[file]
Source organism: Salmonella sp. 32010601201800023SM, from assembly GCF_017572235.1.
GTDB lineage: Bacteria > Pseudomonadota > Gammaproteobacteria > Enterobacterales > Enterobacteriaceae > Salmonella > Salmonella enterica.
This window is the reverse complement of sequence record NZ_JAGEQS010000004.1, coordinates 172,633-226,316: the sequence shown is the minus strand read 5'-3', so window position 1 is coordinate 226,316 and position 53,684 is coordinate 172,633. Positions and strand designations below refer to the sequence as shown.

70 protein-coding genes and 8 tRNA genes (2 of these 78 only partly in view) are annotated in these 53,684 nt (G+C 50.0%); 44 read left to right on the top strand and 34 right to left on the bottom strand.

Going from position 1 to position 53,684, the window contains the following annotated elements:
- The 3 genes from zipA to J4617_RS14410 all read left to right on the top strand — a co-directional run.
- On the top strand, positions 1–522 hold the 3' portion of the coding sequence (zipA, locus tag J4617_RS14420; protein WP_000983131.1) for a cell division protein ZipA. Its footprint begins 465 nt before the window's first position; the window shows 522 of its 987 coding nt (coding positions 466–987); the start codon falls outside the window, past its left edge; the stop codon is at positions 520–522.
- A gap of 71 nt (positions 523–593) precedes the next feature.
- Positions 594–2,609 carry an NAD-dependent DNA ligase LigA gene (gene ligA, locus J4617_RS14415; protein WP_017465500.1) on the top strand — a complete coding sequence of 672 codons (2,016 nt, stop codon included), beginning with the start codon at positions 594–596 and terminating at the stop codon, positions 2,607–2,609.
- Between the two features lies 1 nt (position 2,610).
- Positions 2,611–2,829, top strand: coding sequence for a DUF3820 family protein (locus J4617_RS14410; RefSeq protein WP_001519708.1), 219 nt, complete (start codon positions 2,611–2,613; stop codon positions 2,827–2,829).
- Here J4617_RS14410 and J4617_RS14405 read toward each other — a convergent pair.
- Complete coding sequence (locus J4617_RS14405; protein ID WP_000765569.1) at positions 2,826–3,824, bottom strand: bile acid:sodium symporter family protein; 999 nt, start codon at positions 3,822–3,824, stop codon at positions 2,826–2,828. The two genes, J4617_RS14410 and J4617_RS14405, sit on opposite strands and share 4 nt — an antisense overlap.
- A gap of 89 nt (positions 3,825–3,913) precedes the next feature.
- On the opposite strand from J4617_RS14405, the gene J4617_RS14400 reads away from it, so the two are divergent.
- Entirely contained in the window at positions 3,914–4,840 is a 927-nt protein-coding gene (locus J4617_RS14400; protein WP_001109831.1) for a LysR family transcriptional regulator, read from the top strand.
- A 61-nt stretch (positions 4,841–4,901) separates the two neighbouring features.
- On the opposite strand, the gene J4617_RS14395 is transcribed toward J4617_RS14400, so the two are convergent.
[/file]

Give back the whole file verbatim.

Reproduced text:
Source organism: Salmonella sp. 32010601201800023SM, from assembly GCF_017572235.1.
GTDB lineage: Bacteria > Pseudomonadota > Gammaproteobacteria > Enterobacterales > Enterobacteriaceae > Salmonella > Salmonella enterica.
This window is the reverse complement of sequence record NZ_JAGEQS010000004.1, coordinates 172,633-226,316: the sequence shown is the minus strand read 5'-3', so window position 1 is coordinate 226,316 and position 53,684 is coordinate 172,633. Positions and strand designations below refer to the sequence as shown.

70 protein-coding genes and 8 tRNA genes (2 of these 78 only partly in view) are annotated in these 53,684 nt (G+C 50.0%); 44 read left to right on the top strand and 34 right to left on the bottom strand.

Going from position 1 to position 53,684, the window contains the following annotated elements:
- The 3 genes from zipA to J4617_RS14410 all read left to right on the top strand — a co-directional run.
- On the top strand, positions 1–522 hold the 3' portion of the coding sequence (zipA, locus tag J4617_RS14420; protein WP_000983131.1) for a cell division protein ZipA. Its footprint begins 465 nt before the window's first position; the window shows 522 of its 987 coding nt (coding positions 466–987); the start codon falls outside the window, past its left edge; the stop codon is at positions 520–522.
- A gap of 71 nt (positions 523–593) precedes the next feature.
- Positions 594–2,609 carry an NAD-dependent DNA ligase LigA gene (gene ligA, locus J4617_RS14415; protein WP_017465500.1) on the top strand — a complete coding sequence of 672 codons (2,016 nt, stop codon included), beginning with the start codon at positions 594–596 and terminating at the stop codon, positions 2,607–2,609.
- Between the two features lies 1 nt (position 2,610).
- Positions 2,611–2,829, top strand: coding sequence for a DUF3820 family protein (locus J4617_RS14410; RefSeq protein WP_001519708.1), 219 nt, complete (start codon positions 2,611–2,613; stop codon positions 2,827–2,829).
- Here J4617_RS14410 and J4617_RS14405 read toward each other — a convergent pair.
- Complete coding sequence (locus J4617_RS14405; protein ID WP_000765569.1) at positions 2,826–3,824, bottom strand: bile acid:sodium symporter family protein; 999 nt, start codon at positions 3,822–3,824, stop codon at positions 2,826–2,828. The two genes, J4617_RS14410 and J4617_RS14405, sit on opposite strands and share 4 nt — an antisense overlap.
- A gap of 89 nt (positions 3,825–3,913) precedes the next feature.
- On the opposite strand from J4617_RS14405, the gene J4617_RS14400 reads away from it, so the two are divergent.
- Entirely contained in the window at positions 3,914–4,840 is a 927-nt protein-coding gene (locus J4617_RS14400; protein WP_001109831.1) for a LysR family transcriptional regulator, read from the top strand.
- A 61-nt stretch (positions 4,841–4,901) separates the two neighbouring features.
- On the opposite strand, the gene J4617_RS14395 is transcribed toward J4617_RS14400, so the two are convergent.